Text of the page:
sweeping changes and in favor of doing things in small steps. Letís
not discourage ourselves by trying for too much or subject ourselves
to the tyranny of somebody elseís big idea.
HB: If everything is left to the individual and the
community, how can each avoid being so overburdened that no one has
much time for activism and intellectual pursuit?
WB: In other words, how can you
have a livable life and do everything? Everything ought not to be
left to individuals and communities. Government exists to do for
people what they canít do for themselves. Farmers individually or in
their communities, for instance, canít enact effective programs for
price supports with production control so a government can do that,
and at one time our federal government did do that. Maybe Iíd better
say at this point that I am an unabashed admirer of the tobacco
programs of The New Deal.
HB: Many progressives live transitive lives (you included
having spent time in New York, California and abroad) having fled
small towns for the more intellectually stimulating environment or a
college town. How do we close that gap and encourage progressives
and intellectuals to find safety and comfort outside an academic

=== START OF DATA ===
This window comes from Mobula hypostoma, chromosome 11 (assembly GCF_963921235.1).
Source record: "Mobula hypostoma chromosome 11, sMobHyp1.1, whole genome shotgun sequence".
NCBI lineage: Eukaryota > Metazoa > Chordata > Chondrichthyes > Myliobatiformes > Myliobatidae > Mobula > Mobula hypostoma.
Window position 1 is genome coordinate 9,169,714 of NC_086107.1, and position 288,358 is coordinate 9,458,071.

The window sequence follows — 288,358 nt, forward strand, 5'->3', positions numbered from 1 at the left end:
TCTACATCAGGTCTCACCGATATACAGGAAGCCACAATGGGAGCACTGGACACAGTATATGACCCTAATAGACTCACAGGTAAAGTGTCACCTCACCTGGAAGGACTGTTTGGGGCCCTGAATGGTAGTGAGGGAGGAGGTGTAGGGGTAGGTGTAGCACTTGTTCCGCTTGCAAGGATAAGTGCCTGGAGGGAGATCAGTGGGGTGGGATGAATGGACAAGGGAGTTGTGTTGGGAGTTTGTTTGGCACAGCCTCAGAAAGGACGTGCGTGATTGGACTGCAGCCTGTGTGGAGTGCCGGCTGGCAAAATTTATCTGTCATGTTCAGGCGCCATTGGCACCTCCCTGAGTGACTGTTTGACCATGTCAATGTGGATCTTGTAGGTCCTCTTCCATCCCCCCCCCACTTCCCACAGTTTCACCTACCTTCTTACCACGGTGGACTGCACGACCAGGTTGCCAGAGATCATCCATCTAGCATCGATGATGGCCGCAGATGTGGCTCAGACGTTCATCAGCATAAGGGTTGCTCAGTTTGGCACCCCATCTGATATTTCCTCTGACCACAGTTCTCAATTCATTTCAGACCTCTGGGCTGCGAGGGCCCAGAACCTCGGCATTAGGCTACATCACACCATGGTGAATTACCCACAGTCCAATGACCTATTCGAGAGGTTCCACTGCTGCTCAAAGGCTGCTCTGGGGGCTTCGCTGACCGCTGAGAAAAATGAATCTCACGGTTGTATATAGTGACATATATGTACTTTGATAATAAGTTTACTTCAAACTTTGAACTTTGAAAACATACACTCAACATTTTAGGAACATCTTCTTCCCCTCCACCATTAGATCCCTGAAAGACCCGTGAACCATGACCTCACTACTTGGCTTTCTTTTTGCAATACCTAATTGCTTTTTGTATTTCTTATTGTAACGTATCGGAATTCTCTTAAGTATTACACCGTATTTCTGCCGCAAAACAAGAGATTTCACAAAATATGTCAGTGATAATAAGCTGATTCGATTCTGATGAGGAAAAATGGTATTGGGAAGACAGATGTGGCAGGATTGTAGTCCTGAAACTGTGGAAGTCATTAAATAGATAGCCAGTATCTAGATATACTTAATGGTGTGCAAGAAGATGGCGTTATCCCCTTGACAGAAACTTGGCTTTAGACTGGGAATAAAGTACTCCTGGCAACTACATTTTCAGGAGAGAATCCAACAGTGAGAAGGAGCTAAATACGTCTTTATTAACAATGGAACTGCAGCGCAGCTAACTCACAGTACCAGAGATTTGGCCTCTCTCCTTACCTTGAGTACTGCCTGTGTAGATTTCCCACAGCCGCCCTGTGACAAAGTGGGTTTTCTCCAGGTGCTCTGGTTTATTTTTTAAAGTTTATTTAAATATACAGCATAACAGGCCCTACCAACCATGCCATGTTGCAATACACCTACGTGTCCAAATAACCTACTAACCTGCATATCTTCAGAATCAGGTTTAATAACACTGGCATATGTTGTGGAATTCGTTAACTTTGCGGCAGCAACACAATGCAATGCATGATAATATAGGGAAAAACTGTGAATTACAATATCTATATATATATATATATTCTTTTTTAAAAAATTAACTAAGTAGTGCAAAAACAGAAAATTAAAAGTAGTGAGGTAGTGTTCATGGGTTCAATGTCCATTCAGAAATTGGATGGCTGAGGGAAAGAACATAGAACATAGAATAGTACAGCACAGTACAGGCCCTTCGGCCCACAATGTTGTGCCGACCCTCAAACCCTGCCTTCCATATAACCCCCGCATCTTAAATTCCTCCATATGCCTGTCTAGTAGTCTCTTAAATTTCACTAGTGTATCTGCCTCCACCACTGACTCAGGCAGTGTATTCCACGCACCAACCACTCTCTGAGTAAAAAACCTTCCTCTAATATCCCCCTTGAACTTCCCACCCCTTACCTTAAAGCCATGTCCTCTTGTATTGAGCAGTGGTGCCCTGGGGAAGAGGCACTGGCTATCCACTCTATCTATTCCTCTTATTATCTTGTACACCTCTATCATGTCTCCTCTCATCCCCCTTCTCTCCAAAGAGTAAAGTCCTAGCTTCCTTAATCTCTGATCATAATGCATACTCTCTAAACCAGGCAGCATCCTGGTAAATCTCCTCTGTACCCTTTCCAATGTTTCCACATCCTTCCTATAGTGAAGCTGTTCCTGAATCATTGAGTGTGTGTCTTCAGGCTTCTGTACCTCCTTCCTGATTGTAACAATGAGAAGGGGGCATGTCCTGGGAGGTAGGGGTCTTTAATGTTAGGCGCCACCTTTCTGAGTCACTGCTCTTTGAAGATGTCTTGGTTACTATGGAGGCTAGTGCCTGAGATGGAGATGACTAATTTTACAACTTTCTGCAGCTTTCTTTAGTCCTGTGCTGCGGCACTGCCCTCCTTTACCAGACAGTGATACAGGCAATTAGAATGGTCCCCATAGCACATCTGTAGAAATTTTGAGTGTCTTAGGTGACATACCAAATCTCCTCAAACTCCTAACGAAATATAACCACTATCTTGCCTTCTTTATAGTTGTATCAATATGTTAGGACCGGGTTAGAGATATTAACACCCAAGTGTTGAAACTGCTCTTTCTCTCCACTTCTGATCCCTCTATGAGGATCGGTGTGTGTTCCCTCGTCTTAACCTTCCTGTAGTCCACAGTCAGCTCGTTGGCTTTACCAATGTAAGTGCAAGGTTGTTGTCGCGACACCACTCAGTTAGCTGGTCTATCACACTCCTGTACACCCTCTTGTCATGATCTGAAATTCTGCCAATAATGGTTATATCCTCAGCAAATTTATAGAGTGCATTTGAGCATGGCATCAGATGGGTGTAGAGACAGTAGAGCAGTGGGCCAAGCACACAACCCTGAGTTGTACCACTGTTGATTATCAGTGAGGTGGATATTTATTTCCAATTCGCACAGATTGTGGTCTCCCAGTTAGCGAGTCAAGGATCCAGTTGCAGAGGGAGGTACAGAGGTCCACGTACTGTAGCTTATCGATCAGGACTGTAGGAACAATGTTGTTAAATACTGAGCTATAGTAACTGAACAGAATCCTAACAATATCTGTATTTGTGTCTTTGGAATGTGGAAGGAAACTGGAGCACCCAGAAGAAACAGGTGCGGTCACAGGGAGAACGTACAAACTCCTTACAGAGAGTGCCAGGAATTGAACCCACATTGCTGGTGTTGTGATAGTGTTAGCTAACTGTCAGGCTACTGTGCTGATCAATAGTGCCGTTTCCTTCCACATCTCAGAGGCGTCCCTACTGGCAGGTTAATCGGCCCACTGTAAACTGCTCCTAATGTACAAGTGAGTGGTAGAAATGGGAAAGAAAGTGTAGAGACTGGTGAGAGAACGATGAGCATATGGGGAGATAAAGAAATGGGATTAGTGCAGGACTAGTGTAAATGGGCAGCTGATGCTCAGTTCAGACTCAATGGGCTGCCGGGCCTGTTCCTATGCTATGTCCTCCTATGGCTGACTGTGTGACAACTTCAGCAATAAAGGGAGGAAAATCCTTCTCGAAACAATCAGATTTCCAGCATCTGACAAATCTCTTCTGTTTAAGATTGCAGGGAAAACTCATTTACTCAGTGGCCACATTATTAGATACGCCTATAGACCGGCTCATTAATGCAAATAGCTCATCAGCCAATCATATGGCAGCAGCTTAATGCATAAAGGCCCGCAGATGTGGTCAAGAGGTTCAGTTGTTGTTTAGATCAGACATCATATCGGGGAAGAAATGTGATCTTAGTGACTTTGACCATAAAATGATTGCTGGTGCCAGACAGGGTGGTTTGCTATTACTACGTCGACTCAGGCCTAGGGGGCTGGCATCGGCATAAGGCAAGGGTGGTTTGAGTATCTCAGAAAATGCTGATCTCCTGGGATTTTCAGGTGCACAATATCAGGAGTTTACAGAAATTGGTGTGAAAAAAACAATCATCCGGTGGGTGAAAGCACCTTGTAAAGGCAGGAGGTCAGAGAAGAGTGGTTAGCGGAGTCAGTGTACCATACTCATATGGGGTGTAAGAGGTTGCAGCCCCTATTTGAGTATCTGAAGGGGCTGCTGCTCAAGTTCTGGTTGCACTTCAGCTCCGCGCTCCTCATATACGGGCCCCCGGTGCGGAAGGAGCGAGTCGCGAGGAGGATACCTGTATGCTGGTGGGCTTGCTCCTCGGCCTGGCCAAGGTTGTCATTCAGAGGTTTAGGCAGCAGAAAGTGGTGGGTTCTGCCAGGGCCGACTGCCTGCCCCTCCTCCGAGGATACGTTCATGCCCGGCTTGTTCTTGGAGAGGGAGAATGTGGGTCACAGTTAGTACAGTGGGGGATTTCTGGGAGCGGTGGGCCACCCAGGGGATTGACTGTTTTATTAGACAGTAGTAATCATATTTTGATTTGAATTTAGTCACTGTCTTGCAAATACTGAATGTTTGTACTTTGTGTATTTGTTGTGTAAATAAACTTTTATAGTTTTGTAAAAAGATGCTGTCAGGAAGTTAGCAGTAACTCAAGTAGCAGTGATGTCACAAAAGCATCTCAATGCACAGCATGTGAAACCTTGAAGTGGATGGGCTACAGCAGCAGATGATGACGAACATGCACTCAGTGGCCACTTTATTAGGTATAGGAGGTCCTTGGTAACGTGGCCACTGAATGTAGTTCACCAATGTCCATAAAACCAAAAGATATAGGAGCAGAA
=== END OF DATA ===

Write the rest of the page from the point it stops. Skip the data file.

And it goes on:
WB: The geographer Carl Sauer
said, "If I should move to the center of the mass I should feel that
the germinal potential was out there on the periphery.Ē I think
there should always be some kind of conversation between the center
and the periphery. So you need people in the periphery who can talk
back to the people in the center.
HB: What encouraged you to settle back in your hometown of
Port Royal, Ky., after finding rewarding intellectual and academic
WB: It was clear Iíd be thinking
about this place (Port Royal) the rest of my life, and so you could
argue that I might as well have come back so as to know it. But
thatís only a supposition. The reason I came back was because I
wanted to. Tanya and I wanted to. We hadnít been homesick but when
we started down the New Jersey turnpike with the New York skyline
behind us, it was exhilarating.
HB: How do we encourage progressives to settle down and
where should they stay? Would you see possibility in them forming
communities among themselves or would you see them successful in